Supermassive black holes slowly eject cold gas.
Determining when stars first started to form through out the early Universe is a matter of great importance for astronomers and astrophysicists looking to understand how the cosmos evolved from its incipient point of origin. Recently, researchers at MIT who have been studying the most distant quasar observed so far found no discernible trace of heavy elements, such as carbon and
A startling study, which looked at data 10 times more comprehensive compared to previous similar efforts, found that half of all the stars that have ever existed were created between 9 and 11 billion years ago, with the other half created in the years since. What this means is an exponential fall in new stars being born, to the point that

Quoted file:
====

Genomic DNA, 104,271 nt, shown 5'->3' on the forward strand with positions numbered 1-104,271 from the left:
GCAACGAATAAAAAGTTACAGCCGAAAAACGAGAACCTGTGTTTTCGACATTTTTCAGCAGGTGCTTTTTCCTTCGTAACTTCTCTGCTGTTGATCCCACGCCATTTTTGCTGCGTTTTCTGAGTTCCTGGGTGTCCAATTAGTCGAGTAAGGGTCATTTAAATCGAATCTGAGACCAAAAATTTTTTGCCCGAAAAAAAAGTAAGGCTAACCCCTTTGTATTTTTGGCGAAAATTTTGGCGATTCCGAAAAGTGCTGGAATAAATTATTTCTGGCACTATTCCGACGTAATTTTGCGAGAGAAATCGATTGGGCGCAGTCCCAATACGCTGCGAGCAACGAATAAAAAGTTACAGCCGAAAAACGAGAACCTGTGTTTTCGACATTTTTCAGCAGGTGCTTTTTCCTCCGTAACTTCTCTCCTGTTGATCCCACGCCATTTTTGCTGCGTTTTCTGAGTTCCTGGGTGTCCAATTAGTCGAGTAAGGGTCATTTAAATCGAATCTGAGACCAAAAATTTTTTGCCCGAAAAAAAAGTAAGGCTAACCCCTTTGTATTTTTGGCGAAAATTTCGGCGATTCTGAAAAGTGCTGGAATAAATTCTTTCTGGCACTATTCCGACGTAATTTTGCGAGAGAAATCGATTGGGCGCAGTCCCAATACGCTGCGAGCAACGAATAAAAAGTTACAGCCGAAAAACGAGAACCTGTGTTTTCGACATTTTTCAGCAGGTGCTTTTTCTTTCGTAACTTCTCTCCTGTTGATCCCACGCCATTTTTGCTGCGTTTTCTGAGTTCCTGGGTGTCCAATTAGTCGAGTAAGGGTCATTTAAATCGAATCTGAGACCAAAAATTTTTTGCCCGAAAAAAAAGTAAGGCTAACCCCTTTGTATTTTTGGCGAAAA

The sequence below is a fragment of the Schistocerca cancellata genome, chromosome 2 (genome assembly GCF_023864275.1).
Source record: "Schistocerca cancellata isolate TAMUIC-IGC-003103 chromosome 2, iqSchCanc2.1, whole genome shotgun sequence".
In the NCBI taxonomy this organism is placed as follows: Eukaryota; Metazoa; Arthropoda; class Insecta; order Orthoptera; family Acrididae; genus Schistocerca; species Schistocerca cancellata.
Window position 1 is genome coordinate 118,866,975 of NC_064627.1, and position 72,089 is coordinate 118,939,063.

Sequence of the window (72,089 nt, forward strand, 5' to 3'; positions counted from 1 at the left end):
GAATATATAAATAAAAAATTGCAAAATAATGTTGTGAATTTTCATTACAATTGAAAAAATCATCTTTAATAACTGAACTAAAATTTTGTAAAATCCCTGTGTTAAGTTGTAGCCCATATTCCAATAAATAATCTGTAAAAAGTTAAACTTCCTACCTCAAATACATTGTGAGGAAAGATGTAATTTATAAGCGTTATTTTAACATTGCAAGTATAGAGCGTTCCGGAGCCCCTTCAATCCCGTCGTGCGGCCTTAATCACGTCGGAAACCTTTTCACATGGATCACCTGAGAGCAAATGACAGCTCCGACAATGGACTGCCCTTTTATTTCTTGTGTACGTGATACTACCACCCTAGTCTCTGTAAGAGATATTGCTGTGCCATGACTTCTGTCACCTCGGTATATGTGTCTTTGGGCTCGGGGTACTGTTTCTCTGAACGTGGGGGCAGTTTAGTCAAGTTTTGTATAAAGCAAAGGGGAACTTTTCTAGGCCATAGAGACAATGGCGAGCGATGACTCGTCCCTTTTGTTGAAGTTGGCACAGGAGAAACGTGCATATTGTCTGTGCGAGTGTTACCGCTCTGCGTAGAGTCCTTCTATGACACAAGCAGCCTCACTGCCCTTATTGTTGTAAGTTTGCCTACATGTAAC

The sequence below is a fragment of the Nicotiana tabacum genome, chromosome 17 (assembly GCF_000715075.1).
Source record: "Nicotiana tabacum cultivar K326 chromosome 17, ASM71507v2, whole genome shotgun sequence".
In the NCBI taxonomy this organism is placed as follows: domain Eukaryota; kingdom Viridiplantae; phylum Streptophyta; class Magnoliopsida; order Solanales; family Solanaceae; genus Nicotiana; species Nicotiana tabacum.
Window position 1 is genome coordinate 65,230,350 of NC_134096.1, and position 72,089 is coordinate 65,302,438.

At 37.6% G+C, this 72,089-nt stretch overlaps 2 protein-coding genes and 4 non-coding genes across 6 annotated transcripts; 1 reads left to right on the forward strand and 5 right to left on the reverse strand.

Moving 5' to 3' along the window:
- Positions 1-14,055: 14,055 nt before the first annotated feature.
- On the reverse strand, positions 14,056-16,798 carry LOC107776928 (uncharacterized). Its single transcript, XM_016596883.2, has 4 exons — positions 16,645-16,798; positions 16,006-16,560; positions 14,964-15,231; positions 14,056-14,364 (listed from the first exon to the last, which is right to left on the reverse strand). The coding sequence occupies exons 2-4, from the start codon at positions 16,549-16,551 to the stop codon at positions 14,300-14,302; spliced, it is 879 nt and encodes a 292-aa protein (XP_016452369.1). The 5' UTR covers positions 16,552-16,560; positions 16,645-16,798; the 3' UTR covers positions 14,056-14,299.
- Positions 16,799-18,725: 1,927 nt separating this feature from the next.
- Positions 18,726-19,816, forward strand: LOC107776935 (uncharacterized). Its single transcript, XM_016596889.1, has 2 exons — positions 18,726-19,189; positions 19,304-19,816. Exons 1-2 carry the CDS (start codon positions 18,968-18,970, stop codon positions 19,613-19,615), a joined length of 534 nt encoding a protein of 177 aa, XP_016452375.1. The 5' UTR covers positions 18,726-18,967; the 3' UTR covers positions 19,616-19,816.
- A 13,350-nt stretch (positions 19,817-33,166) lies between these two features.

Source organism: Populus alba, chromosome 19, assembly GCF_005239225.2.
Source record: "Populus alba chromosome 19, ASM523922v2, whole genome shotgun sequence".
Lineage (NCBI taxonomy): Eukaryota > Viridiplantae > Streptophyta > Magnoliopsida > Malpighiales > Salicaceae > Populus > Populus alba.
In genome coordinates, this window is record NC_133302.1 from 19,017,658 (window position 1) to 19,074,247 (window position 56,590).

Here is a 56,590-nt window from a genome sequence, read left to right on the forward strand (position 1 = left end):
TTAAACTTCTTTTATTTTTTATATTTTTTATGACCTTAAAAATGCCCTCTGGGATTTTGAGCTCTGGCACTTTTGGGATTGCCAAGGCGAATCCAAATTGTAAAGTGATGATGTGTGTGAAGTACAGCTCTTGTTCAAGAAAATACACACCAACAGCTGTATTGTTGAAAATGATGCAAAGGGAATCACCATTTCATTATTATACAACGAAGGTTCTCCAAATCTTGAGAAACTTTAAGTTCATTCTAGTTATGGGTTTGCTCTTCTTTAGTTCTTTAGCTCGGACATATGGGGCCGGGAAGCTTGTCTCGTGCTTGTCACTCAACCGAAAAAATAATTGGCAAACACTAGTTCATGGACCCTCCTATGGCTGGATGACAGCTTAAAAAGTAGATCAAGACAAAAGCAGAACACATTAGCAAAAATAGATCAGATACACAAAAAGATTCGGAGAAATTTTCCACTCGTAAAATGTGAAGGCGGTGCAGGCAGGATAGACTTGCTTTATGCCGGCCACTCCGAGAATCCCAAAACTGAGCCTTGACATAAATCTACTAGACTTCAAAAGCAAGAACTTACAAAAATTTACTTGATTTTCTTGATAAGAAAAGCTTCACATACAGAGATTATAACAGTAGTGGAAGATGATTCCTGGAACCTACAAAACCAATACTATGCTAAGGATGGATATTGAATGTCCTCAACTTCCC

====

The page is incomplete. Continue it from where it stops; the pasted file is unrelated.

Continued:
If you think that the recent outbreak of tornadoes are bad, boy are you in for a shocker. An international team of researchers from the Max Planck Institute for Extraterrestrial Physics has found that enormous storms of molecular gas are sweeping entire galaxies, destroying everything they come across until they wipe the galaxy clean. Galactic events Some of these galactic
The nebula you are looking at is known as the North American nebula, and the pictures were taken with the Spitzer telescope, using an infrared vision; researchers still have some unanswered questions about the group of massive stars thought to be dominating the nebula. The lower left of this first image shows the “baby” stars in the complex, no older
When early galaxies formed, there was a surprisingly high rate of new stars being formed, which was explained by major galactic collisions; however, recent evidence suggests that in fact the answer is much simpler, and not nearly as violent. Astronomers using the European Southern Observatory’s Very Large Telescope in Chile have observed three ancient galaxies with “patches of star formation”